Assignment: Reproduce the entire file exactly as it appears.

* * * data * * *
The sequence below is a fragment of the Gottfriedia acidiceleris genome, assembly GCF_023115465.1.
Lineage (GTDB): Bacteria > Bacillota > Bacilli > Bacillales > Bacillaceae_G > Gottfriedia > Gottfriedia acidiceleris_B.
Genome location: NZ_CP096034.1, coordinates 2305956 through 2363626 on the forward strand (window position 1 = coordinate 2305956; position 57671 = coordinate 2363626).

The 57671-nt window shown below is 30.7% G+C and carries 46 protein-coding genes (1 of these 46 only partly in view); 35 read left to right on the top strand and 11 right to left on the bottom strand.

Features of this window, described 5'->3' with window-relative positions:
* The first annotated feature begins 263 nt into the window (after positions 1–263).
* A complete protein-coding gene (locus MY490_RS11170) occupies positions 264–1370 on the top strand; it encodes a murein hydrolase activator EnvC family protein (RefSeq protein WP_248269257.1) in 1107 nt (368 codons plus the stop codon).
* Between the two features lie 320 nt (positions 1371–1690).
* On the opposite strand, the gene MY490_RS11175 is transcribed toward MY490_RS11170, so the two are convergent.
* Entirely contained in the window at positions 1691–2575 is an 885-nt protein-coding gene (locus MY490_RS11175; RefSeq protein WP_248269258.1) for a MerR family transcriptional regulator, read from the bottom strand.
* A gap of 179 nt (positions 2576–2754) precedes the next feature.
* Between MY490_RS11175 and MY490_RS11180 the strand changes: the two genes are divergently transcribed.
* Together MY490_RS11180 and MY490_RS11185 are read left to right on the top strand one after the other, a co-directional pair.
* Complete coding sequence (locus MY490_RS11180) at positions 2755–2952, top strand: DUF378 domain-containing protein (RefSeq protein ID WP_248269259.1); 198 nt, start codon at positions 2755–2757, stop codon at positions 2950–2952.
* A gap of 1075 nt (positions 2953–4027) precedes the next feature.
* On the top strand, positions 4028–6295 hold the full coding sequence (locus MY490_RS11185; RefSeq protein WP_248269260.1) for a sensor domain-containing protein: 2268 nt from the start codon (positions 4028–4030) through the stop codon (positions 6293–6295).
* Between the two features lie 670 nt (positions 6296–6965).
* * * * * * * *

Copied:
The sequence below is a fragment of the Gottfriedia acidiceleris genome, assembly GCF_023115465.1.
Lineage (GTDB): Bacteria > Bacillota > Bacilli > Bacillales > Bacillaceae_G > Gottfriedia > Gottfriedia acidiceleris_B.
Genome location: NZ_CP096034.1, coordinates 2305956 through 2363626 on the forward strand (window position 1 = coordinate 2305956; position 57671 = coordinate 2363626).

The 57671-nt window shown below is 30.7% G+C and carries 46 protein-coding genes (1 of these 46 only partly in view); 35 read left to right on the top strand and 11 right to left on the bottom strand.

Features of this window, described 5'->3' with window-relative positions:
* The first annotated feature begins 263 nt into the window (after positions 1–263).
* A complete protein-coding gene (locus MY490_RS11170) occupies positions 264–1370 on the top strand; it encodes a murein hydrolase activator EnvC family protein (RefSeq protein WP_248269257.1) in 1107 nt (368 codons plus the stop codon).
* Between the two features lie 320 nt (positions 1371–1690).
* On the opposite strand, the gene MY490_RS11175 is transcribed toward MY490_RS11170, so the two are convergent.
* Entirely contained in the window at positions 1691–2575 is an 885-nt protein-coding gene (locus MY490_RS11175; RefSeq protein WP_248269258.1) for a MerR family transcriptional regulator, read from the bottom strand.
* A gap of 179 nt (positions 2576–2754) precedes the next feature.
* Between MY490_RS11175 and MY490_RS11180 the strand changes: the two genes are divergently transcribed.
* Together MY490_RS11180 and MY490_RS11185 are read left to right on the top strand one after the other, a co-directional pair.
* Complete coding sequence (locus MY490_RS11180) at positions 2755–2952, top strand: DUF378 domain-containing protein (RefSeq protein ID WP_248269259.1); 198 nt, start codon at positions 2755–2757, stop codon at positions 2950–2952.
* A gap of 1075 nt (positions 2953–4027) precedes the next feature.
* On the top strand, positions 4028–6295 hold the full coding sequence (locus MY490_RS11185; RefSeq protein WP_248269260.1) for a sensor domain-containing protein: 2268 nt from the start codon (positions 4028–4030) through the stop codon (positions 6293–6295).
* Between the two features lie 670 nt (positions 6296–6965).